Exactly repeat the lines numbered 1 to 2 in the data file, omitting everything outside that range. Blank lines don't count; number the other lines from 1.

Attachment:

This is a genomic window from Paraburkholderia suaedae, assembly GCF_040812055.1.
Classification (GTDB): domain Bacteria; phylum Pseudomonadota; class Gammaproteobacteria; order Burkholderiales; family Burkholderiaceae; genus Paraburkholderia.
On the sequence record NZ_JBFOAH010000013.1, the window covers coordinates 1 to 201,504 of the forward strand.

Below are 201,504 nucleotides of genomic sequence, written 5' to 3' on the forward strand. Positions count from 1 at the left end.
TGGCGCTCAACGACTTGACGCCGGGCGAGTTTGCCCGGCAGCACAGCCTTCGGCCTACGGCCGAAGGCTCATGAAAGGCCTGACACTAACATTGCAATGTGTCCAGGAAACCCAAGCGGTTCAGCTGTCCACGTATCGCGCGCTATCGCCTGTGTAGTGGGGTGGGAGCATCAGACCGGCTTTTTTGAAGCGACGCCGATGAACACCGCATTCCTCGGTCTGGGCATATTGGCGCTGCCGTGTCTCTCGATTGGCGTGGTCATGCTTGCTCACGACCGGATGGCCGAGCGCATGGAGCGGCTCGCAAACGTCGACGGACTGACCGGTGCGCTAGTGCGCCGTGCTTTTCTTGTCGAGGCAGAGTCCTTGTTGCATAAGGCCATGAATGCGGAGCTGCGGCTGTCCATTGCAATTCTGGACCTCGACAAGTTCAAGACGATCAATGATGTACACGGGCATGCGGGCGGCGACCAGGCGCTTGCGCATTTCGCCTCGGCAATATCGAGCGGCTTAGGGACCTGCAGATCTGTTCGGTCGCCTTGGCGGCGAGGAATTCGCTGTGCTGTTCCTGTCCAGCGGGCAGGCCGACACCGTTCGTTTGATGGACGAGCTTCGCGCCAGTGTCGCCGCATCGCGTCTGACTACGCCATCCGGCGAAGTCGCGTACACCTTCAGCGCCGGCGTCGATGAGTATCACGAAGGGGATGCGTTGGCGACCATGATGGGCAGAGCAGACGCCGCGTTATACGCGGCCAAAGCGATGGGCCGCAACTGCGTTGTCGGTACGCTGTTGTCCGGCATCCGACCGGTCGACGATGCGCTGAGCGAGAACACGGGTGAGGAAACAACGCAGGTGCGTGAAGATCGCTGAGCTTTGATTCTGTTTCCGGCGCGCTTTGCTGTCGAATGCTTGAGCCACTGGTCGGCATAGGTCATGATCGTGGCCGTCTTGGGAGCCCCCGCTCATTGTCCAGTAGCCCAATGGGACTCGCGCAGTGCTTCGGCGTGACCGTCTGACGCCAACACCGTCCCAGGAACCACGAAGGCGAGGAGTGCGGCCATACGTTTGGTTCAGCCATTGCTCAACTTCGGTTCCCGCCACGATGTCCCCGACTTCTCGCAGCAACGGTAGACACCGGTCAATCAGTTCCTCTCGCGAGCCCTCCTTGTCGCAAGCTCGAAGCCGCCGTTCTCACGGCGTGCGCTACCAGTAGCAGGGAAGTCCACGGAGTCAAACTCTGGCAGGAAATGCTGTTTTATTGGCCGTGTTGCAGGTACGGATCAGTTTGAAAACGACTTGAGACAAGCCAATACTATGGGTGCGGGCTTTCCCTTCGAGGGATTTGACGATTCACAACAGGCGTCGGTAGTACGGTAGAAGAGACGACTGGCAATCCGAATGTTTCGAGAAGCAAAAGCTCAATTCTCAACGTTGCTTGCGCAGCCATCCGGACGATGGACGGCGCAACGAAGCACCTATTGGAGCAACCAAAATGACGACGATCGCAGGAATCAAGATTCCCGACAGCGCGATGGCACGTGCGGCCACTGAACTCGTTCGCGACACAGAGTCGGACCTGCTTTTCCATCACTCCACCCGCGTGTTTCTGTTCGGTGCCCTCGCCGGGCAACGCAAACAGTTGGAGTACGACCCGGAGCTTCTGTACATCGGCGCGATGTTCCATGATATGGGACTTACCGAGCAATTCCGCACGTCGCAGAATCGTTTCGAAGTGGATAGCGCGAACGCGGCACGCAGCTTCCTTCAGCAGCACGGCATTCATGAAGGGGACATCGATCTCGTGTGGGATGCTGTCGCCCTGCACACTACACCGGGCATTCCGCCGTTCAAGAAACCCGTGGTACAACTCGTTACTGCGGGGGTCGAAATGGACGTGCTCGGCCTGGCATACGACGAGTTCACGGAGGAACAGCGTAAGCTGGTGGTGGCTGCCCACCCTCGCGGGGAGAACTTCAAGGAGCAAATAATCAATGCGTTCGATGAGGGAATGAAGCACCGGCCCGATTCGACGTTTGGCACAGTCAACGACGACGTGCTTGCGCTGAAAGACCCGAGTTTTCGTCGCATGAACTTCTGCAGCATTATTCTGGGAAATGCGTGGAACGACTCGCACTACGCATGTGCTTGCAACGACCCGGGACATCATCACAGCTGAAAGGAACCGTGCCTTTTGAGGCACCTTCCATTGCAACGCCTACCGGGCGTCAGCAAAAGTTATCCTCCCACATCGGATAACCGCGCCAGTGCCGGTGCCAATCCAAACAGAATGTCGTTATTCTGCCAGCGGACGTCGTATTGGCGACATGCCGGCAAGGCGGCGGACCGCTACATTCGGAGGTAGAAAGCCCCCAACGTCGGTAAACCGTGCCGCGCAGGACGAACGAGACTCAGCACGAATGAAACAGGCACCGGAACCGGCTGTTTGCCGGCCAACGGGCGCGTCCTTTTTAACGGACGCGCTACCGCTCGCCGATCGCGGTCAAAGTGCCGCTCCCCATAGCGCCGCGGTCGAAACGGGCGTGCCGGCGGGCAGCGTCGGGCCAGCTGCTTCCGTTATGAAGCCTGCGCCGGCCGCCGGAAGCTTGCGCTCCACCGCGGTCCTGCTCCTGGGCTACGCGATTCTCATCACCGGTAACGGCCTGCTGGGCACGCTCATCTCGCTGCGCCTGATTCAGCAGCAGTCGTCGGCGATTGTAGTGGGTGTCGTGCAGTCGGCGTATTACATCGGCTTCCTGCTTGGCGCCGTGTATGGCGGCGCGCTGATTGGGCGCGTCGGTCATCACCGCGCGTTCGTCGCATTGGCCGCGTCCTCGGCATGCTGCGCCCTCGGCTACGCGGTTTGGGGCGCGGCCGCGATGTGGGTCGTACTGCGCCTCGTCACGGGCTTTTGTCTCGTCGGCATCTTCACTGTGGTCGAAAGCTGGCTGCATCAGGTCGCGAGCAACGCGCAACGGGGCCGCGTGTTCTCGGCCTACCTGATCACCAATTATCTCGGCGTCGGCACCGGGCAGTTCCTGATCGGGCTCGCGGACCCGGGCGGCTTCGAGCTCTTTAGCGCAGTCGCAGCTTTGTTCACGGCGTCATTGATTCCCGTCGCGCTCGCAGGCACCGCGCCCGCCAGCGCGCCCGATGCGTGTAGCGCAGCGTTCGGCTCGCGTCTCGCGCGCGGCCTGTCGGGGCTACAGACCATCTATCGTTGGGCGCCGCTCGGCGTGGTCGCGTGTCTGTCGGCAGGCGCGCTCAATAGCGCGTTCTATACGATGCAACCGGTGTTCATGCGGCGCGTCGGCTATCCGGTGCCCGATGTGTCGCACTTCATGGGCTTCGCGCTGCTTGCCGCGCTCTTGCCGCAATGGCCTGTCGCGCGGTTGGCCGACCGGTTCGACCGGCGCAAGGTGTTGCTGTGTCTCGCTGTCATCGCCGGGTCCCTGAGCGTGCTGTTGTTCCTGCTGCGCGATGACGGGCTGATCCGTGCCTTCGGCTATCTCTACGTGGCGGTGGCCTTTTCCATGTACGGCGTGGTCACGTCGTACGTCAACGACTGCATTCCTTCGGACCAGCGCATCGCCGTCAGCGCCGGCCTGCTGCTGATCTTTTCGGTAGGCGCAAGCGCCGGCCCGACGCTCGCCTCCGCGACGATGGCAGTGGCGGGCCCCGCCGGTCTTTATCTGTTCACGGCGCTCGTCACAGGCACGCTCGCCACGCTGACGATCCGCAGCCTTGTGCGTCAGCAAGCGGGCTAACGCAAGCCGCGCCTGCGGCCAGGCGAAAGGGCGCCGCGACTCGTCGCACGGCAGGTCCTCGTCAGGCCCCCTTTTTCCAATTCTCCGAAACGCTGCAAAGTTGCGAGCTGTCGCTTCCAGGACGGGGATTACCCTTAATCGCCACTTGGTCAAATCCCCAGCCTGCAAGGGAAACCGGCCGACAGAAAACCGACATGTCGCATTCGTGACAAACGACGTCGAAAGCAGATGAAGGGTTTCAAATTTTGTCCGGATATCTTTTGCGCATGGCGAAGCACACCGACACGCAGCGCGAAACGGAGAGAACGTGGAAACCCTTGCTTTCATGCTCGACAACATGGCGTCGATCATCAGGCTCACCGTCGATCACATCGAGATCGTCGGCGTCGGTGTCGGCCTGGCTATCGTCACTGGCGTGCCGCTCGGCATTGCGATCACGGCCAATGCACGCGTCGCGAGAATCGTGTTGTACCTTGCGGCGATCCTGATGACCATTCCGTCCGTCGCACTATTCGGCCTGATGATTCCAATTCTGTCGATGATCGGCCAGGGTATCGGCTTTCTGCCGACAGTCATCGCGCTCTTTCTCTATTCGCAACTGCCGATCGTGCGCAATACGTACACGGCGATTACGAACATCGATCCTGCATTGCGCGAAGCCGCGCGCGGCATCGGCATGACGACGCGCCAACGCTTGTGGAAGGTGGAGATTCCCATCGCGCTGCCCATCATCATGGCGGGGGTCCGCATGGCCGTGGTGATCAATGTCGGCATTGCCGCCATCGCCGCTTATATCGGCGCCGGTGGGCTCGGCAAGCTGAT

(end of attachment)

This is a genomic window from Paraburkholderia suaedae, assembly GCF_040812055.1.
Classification (GTDB): domain Bacteria; phylum Pseudomonadota; class Gammaproteobacteria; order Burkholderiales; family Burkholderiaceae; genus Paraburkholderia.